Plate Tectonic - Plate Tectonics (5)
Post Lab 

  • Making a model of the Earth.
  • Defining plate boundaries.
  • crust
  • plate movement
  • plates
  • Tetrahedron map by NGSDC
  • paste
  • scissors
  • crayons

Students trace plate boundaries using earthquake occurrences.

Earthquakes are common along the plate boundaries in the Western United States.


The plates are composed of rigid, solid rock. As they move, plates interact at their edges or boundaries. As discussed in the Pre Lab and Lab, there are three basic directions or types of boundary interactions. In some places, two plates move apart from each other; this is called a diverging plate boundary. Elsewhere two plate move together; this is a converging plate boundary. Finally plates can also slide past each other horizontally. This is called a transform plate boundary. Volcanoes and earthquakes help define the boundaries between the plates. Volcanoes form mostly at converging and diverging plate boundaries, where much magma is generated. Earthquakes occur at all three types of boundaries. Because the plates are rigid, they tend to stick together, even though they are constantly moving. When the strength of the rocks at the plate boundary is exceeded, they move rapidly, "catching up" with the rest of the plates. We feel this release of energy as an earthquake.

In this exercise, the students will color and assemble a map of the Earth showing earthquakes. The assembled map will make is a tetrahedron (a four-sided geometric figure) of the Earth. This map was designed by John Ward of the National Geophysical and Solar Terrestrial Data Center (NGSDC). The NGSDC acquires, reformats, archives, and distributes worldwide seismological data, many in cooperation with the U.S. Geological Survey. The earthquakes that are plotted on this tetrahedron map were retrieved from the Earthquake Data File for the years 1963-1974 and had magnitudes of 4.5 or greater.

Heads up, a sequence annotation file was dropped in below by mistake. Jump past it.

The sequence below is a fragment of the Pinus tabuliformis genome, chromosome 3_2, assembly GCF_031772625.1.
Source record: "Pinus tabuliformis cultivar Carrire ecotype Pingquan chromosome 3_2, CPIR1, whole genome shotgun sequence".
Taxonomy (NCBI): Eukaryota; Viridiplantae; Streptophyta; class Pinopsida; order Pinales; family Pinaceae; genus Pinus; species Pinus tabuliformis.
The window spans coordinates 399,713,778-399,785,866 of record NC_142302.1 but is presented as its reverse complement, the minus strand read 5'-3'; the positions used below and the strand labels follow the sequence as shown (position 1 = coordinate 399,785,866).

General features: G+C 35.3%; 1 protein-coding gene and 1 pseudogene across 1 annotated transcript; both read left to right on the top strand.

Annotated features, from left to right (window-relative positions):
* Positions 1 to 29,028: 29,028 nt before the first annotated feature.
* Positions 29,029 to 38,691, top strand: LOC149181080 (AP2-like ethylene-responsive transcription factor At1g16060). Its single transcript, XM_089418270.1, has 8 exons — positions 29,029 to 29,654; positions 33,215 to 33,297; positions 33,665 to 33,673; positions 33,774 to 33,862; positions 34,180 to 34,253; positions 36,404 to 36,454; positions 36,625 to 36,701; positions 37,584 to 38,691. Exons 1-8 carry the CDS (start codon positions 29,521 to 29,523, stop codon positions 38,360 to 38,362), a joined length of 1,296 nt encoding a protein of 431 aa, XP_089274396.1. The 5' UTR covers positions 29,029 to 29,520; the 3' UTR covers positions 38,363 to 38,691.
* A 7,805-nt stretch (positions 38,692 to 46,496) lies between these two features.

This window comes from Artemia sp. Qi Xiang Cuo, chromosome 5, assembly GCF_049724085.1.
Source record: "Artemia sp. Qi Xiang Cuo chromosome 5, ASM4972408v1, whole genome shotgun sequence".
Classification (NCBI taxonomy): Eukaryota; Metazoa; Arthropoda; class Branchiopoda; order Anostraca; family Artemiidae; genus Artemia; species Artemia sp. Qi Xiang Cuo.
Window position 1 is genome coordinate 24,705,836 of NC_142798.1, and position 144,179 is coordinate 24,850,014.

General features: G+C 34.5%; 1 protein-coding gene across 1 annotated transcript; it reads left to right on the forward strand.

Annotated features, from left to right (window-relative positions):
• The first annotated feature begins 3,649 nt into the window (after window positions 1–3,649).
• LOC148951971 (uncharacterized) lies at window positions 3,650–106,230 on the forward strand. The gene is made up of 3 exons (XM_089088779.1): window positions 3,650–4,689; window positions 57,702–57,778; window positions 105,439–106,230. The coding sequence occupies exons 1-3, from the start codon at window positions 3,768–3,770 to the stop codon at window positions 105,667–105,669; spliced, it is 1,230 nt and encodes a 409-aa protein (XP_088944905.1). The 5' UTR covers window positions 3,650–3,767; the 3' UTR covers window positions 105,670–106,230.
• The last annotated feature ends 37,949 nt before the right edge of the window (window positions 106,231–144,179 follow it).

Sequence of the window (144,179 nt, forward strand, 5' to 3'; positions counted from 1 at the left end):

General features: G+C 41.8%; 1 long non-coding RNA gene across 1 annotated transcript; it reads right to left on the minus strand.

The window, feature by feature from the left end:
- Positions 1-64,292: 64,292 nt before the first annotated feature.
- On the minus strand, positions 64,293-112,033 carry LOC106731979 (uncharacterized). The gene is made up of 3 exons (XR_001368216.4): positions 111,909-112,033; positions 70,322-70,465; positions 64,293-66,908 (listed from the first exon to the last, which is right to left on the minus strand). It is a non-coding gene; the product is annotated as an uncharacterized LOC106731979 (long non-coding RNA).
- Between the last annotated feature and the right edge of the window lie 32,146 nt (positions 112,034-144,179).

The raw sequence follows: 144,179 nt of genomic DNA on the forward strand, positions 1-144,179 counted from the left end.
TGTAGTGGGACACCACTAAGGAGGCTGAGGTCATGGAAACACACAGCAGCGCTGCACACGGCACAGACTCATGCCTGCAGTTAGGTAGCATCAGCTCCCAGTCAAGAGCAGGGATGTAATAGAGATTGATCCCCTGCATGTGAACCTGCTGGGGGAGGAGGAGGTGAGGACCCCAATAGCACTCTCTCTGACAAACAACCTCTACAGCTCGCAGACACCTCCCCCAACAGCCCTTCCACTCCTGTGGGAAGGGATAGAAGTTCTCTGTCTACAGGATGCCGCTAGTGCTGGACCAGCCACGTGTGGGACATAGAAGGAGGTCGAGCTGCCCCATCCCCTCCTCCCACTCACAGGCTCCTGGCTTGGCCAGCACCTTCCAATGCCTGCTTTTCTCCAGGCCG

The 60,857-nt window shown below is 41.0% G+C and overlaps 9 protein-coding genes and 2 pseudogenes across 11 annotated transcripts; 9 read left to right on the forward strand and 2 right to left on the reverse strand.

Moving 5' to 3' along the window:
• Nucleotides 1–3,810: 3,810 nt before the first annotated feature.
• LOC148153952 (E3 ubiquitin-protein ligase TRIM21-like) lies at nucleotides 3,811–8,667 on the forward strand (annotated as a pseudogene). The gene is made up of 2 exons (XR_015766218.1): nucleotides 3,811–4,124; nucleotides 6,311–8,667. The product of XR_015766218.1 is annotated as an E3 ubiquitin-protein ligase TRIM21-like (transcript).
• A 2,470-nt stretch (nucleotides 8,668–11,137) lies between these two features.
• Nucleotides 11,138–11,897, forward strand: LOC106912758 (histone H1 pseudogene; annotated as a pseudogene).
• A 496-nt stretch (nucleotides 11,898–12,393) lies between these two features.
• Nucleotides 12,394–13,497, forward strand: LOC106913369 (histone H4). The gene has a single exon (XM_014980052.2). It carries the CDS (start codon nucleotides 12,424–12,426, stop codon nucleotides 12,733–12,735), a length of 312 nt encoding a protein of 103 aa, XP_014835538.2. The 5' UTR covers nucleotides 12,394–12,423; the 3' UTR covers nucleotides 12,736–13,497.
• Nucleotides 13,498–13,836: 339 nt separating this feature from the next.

1. Before class make a copy of the tetrahedron for each student. Either copy the master sheet onto hard stock paper (50 lb or heavier is ideal, but 20 lb paper will work) or print it from your computer. This will help students make a better model.
  2. Pass out the worksheets. Have the students lightly color the Earth, distinguishing land from the oceans. See if they can define "plates" using the data. Next, instruct them to draw in the plate boundaries. Ask them this question again after they have assembled the tetrahedron. It is much easier to see the plates when the puzzle is put together.
  3. Have the students cut out the tetrahedron and paste it together, gluing the appropriate areas. Make sure that they fold all the black lines before they start to paste, otherwise it is difficult to put the model together.
  4. Discuss the 3 different plate boundaries with the students. Differentiate which boundaries produce earthquakes and/or volcanoes. Converging and diverging boundaries both produce earthquakes. Only earthquakes are common at transform boundaries. Draw pictures on the board to reenforce these points, or use the presentation image below.

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